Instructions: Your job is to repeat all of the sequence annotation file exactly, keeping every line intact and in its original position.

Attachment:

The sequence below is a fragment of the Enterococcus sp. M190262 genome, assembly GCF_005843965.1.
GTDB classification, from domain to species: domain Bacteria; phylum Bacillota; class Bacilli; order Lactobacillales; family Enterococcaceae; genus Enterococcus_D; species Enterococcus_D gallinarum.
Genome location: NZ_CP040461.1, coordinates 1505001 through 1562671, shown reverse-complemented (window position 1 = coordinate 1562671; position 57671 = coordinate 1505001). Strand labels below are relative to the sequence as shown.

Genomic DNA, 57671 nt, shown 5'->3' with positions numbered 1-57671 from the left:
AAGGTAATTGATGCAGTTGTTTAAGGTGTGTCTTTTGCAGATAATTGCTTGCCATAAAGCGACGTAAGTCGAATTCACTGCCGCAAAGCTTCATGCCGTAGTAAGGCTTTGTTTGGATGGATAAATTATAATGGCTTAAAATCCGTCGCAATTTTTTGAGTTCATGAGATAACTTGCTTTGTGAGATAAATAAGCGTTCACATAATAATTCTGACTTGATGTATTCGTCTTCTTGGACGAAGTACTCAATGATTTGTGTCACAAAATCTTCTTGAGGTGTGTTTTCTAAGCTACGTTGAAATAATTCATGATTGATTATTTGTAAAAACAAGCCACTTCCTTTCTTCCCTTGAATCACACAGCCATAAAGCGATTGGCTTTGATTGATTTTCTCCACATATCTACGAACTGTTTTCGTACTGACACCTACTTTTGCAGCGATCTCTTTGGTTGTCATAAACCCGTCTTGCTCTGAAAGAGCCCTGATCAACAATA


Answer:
The sequence below is a fragment of the Enterococcus sp. M190262 genome, assembly GCF_005843965.1.
GTDB classification, from domain to species: domain Bacteria; phylum Bacillota; class Bacilli; order Lactobacillales; family Enterococcaceae; genus Enterococcus_D; species Enterococcus_D gallinarum.
Genome location: NZ_CP040461.1, coordinates 1505001 through 1562671, shown reverse-complemented (window position 1 = coordinate 1562671; position 57671 = coordinate 1505001). Strand labels below are relative to the sequence as shown.

Genomic DNA, 57671 nt, shown 5'->3' with positions numbered 1-57671 from the left:
AAGGTAATTGATGCAGTTGTTTAAGGTGTGTCTTTTGCAGATAATTGCTTGCCATAAAGCGACGTAAGTCGAATTCACTGCCGCAAAGCTTCATGCCGTAGTAAGGCTTTGTTTGGATGGATAAATTATAATGGCTTAAAATCCGTCGCAATTTTTTGAGTTCATGAGATAACTTGCTTTGTGAGATAAATAAGCGTTCACATAATAATTCTGACTTGATGTATTCGTCTTCTTGGACGAAGTACTCAATGATTTGTGTCACAAAATCTTCTTGAGGTGTGTTTTCTAAGCTACGTTGAAATAATTCATGATTGATTATTTGTAAAAACAAGCCACTTCCTTTCTTCCCTTGAATCACACAGCCATAAAGCGATTGGCTTTGATTGATTTTCTCCACATATCTACGAACTGTTTTCGTACTGACACCTACTTTTGCAGCGATCTCTTTGGTTGTCATAAACCCGTCTTGCTCTGAAAGAGCCCTGATCAACAATA